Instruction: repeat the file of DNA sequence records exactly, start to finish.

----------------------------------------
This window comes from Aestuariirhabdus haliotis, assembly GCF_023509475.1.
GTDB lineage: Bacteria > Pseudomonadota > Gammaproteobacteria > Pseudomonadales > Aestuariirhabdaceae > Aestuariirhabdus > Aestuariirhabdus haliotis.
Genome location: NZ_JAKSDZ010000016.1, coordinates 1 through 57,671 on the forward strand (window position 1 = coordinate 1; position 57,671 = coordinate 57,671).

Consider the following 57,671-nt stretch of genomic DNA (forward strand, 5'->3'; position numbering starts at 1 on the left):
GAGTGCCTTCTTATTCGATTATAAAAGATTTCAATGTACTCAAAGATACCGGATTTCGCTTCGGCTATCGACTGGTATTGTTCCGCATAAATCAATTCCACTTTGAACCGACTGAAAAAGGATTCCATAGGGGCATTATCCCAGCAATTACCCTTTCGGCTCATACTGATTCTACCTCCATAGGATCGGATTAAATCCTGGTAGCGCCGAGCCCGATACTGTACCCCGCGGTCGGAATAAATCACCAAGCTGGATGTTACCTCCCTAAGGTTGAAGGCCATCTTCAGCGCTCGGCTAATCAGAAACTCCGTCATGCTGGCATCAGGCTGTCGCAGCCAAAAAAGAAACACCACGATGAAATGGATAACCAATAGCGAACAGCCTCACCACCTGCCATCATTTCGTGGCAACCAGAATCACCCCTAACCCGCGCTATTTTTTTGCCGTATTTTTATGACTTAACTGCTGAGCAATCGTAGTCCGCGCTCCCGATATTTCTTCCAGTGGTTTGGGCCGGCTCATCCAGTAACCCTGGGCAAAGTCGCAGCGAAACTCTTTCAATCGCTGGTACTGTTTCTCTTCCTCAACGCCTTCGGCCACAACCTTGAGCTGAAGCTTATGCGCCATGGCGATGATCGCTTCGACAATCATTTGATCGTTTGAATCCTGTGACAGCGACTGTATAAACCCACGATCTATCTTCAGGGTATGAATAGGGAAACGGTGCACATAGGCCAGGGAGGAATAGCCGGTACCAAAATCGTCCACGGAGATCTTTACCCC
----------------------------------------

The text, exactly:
This window comes from Aestuariirhabdus haliotis, assembly GCF_023509475.1.
GTDB lineage: Bacteria > Pseudomonadota > Gammaproteobacteria > Pseudomonadales > Aestuariirhabdaceae > Aestuariirhabdus > Aestuariirhabdus haliotis.
Genome location: NZ_JAKSDZ010000016.1, coordinates 1 through 57,671 on the forward strand (window position 1 = coordinate 1; position 57,671 = coordinate 57,671).

Consider the following 57,671-nt stretch of genomic DNA (forward strand, 5'->3'; position numbering starts at 1 on the left):
GAGTGCCTTCTTATTCGATTATAAAAGATTTCAATGTACTCAAAGATACCGGATTTCGCTTCGGCTATCGACTGGTATTGTTCCGCATAAATCAATTCCACTTTGAACCGACTGAAAAAGGATTCCATAGGGGCATTATCCCAGCAATTACCCTTTCGGCTCATACTGATTCTACCTCCATAGGATCGGATTAAATCCTGGTAGCGCCGAGCCCGATACTGTACCCCGCGGTCGGAATAAATCACCAAGCTGGATGTTACCTCCCTAAGGTTGAAGGCCATCTTCAGCGCTCGGCTAATCAGAAACTCCGTCATGCTGGCATCAGGCTGTCGCAGCCAAAAAAGAAACACCACGATGAAATGGATAACCAATAGCGAACAGCCTCACCACCTGCCATCATTTCGTGGCAACCAGAATCACCCCTAACCCGCGCTATTTTTTTGCCGTATTTTTATGACTTAACTGCTGAGCAATCGTAGTCCGCGCTCCCGATATTTCTTCCAGTGGTTTGGGCCGGCTCATCCAGTAACCCTGGGCAAAGTCGCAGCGAAACTCTTTCAATCGCTGGTACTGTTTCTCTTCCTCAACGCCTTCGGCCACAACCTTGAGCTGAAGCTTATGCGCCATGGCGATGATCGCTTCGACAATCATTTGATCGTTTGAATCCTGTGACAGCGACTGTATAAACCCACGATCTATCTTCAGGGTATGAATAGGGAAACGGTGCACATAGGCCAGGGAGGAATAGCCGGTACCAAAATCGTCCACGGAGATCTTTACCCC